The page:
Print Friendly, PDF & Email

Bipartisan legislation to fix up national parks and fully fund efforts to acquire and protect federal recreation holdings passed the U.S. Senate this morning and moves back to the House of Representatives.

Passage of the Great American Outdoors Act, would be historic; the legislation would permanently and fully fund the Land and Water Conservation Fund (LWCF), designating $900 million to start to begin to address the $19 billion maintenance backlog for the nation’s public lands. In addition to requiring the annual $900 million allocation, the bill sets aside $9.5 billion over five years to tackle a longstanding maintenance backlog in the national parks.

The bill had the bipartisan support of both Colorado Senator Michael Bennet (D) and Senator Cory Gardner (R). The timing could benefit Gardner, who is up for re-election to his senate seat in November and will face stiff competition from whoever wins the June 30 Democratic Senate primary.

“Public lands are part of our legacy, our culture, and our history in Colorado. After a decade of leading this effort, I’m thrilled the Senate has finally passed full funding for LWCF,” said Bennet, who has been working on the bill since arriving in the Senate in 2010.

“This is the culmination of years of hard work by Coloradans – from county commissioners and local elected leaders to conservation groups, hunters and anglers, and outdoor recreation businesses. They have put in the work, year after year, calling for Congress to fully fund LWCF, invest in our public lands, and support our state’s economy. Their dedication and advocacy are why we were able to pass this bill today,” added Bennet.

Chaffee County, with around 80 percent of its total area designated as public lands, stands to benefit as well.

“Obviously this is big news,” said Chaffee Commissioner Keith Baker. “The most significant thing for Chaffee County is there is permanent authorization for the Land and Water Conservation Fund, which has provisions for a lot of the deferred maintenance – things like campgrounds and trailheads and pit toilets. This is big – a lot of public lands advocates have worked for it for a long time.”

Many volunteer entities participated in the long campaign to support the passage of the bill.

View over the Arkansas River toward the Sangre de Cristo Wilderness. Photo EcoFlight.

“Today, the Senate delivered a major win for conservation. The Great American Outdoors Act is critical to Colorado’s recovery from many of the economic, health, and social challenges we are facing,” said Carlos Fernandez, Colorado State Director, The Nature Conservancy. “Fully funding the Land and Water Conservation Fund and investing in our national parks will help rejuvenate our outdoor recreation economy, create jobs, expand recreational access for all and protect treasured landscapes for future generations.”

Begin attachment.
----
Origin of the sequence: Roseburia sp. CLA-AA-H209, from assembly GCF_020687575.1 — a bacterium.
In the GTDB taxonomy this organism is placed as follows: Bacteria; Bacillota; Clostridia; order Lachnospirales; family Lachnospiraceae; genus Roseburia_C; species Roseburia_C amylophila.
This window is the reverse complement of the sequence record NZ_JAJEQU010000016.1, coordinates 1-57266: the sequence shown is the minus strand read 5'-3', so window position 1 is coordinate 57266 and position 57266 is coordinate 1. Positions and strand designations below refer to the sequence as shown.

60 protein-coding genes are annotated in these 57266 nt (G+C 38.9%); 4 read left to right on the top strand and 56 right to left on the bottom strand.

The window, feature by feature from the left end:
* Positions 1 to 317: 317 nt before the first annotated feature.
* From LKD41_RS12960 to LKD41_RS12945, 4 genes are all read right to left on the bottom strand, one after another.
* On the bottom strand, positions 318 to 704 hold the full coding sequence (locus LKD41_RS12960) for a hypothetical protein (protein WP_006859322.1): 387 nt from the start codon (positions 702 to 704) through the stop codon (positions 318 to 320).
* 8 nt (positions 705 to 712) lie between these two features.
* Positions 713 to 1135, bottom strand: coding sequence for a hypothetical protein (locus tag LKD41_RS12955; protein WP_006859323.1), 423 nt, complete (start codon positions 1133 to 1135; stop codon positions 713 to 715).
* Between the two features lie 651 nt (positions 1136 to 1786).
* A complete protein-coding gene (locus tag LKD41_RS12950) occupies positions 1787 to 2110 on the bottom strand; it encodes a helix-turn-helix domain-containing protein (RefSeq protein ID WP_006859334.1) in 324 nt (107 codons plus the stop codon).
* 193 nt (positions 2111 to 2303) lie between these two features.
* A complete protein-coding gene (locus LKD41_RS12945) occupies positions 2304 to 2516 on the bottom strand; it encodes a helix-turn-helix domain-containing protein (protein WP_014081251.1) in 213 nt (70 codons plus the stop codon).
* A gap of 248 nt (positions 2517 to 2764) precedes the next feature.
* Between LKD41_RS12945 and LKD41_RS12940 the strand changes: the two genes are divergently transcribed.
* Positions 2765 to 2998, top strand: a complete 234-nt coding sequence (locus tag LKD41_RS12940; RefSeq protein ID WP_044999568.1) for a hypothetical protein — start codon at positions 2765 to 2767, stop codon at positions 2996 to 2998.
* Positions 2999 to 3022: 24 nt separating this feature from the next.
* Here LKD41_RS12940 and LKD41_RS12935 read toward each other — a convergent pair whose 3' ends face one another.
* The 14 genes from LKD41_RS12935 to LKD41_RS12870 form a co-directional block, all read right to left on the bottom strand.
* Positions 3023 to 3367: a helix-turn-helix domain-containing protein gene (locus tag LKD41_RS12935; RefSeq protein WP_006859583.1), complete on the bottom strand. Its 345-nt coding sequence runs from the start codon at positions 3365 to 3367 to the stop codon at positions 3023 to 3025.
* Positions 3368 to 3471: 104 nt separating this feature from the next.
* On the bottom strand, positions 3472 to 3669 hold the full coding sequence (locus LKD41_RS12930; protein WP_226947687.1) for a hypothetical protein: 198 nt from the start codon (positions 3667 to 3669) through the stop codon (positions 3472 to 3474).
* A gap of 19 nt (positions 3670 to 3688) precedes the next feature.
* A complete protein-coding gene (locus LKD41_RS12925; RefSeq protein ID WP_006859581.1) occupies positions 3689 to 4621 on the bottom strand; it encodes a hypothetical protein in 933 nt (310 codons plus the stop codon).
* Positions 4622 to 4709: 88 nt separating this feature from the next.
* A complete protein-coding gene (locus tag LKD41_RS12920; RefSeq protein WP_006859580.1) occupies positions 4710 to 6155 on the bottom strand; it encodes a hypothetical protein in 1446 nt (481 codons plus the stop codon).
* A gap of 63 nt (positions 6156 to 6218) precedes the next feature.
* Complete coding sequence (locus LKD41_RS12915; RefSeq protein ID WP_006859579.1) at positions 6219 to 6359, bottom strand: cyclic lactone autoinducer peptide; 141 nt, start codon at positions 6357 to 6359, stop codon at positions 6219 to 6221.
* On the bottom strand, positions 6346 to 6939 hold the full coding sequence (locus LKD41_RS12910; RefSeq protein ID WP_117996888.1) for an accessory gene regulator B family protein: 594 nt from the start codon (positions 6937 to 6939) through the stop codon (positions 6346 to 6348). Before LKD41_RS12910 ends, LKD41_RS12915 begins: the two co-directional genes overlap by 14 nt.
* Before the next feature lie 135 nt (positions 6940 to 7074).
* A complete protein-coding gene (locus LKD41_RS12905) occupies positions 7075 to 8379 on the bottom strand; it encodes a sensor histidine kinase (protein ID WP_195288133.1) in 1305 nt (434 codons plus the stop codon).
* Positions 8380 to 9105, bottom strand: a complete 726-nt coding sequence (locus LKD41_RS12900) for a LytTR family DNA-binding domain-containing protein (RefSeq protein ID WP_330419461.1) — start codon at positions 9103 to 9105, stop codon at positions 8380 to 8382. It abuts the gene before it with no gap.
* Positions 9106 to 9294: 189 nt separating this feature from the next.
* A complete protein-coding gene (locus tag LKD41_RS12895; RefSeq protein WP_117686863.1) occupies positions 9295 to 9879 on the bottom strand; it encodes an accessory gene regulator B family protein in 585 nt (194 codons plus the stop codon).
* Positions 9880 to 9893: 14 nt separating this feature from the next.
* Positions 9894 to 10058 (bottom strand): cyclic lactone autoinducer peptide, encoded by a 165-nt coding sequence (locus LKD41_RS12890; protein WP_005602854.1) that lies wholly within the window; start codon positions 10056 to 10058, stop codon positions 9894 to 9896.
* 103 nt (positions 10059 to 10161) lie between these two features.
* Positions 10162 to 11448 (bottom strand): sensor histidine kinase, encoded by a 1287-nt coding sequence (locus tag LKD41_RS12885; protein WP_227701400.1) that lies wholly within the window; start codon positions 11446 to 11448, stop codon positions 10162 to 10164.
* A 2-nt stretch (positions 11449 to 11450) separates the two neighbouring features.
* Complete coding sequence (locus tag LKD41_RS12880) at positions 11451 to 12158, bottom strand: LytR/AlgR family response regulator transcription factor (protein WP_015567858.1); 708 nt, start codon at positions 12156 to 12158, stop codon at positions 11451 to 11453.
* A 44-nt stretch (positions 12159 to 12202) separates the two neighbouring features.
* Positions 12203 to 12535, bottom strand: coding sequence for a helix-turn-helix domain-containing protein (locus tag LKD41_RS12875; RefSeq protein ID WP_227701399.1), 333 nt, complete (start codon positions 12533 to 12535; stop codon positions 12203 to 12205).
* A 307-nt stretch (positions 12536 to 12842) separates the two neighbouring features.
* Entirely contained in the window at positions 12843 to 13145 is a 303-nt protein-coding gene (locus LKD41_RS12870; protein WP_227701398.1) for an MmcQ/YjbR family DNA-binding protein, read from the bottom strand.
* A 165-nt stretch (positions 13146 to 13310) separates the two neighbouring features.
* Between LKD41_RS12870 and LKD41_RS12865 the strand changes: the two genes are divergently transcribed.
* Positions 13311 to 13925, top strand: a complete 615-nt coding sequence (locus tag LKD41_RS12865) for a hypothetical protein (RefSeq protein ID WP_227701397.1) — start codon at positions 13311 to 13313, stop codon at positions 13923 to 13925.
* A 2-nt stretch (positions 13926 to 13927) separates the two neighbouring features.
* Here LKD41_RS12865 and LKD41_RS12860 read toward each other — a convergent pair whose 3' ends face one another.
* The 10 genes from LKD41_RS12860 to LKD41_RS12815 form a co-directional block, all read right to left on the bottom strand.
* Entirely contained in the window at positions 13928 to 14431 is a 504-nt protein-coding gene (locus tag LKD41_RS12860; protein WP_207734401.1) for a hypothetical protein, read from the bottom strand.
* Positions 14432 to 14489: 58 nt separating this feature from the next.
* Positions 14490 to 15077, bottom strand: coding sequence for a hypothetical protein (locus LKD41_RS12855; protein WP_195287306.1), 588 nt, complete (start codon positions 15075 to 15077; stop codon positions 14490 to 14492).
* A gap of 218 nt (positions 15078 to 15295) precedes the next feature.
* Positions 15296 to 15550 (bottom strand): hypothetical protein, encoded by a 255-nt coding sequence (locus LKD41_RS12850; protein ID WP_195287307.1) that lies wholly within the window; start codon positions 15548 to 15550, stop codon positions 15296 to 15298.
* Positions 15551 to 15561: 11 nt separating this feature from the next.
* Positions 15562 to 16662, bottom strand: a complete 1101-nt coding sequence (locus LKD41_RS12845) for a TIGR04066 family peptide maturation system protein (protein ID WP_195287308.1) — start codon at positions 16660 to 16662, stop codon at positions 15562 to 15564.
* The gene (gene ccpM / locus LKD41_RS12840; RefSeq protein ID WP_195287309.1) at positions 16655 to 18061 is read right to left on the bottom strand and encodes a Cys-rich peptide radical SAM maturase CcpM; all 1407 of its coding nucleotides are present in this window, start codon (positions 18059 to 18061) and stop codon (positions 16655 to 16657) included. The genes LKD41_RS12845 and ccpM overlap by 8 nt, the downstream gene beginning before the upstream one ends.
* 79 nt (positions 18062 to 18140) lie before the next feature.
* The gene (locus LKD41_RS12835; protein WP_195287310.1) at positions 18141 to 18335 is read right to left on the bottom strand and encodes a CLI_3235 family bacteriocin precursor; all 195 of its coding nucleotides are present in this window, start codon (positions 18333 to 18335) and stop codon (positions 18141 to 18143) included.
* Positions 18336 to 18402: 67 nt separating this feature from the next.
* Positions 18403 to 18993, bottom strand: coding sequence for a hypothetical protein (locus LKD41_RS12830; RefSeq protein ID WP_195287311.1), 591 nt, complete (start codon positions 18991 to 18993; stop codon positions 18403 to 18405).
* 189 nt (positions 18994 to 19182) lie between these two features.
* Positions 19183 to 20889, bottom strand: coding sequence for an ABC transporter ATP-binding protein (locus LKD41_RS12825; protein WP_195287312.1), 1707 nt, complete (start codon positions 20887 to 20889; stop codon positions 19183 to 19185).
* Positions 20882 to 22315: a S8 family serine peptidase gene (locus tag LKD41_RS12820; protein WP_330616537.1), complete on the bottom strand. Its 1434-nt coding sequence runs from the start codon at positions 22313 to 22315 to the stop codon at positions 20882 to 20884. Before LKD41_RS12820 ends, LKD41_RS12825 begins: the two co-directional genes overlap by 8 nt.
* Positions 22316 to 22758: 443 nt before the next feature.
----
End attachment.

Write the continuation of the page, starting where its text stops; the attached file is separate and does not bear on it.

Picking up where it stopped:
“This critical legislation will play a significant role in Colorado’s path to economic recovery while ensuring that we have more public lands, open space, and parks during this time of a pandemic when so many people are finding solace in the outdoors,” said Conservation Colorado Deputy Director Jessica Goad.

“More than ever, we need adequate resources to improve management of our natural resources, enhance wildlife habitat, improve public access, ensure the health of our watersheds and forests, and support local communities, “said Backcountry Hunters & Anglers Conservation Director, John Gale. “The outdoor economy drives $778 billion annually in our country – including $37 billion alone in Colorado.”

The bill reads: “For FY2021-FY2025, there shall be deposited into the fund an amount equal to 50 percent of all federal revenues from the development of oil, gas, coal, or alternative or renewable energy on federal lands and waters. Deposited amounts must not exceed $1.9 billion for any fiscal year.”

The fund must be used for priority deferred maintenance projects in specified systems that are administered by the following U.S. public land entities:

  • The National Park Service
  • The U.S. Forest Service
  • The U.S. Fish and Wildlife Service
  • The Bureau of Land Management
  • The Bureau of Indian Education

Additionally, the bill makes funding for the Land and Water Conservation Fund (LWCF) permanent and stipulates that the president is to report to Congress annually regarding the allocation of funds to the LWCF.

Featured image: The view over South Badger Creek southeast of Salida. Photo EcoFlight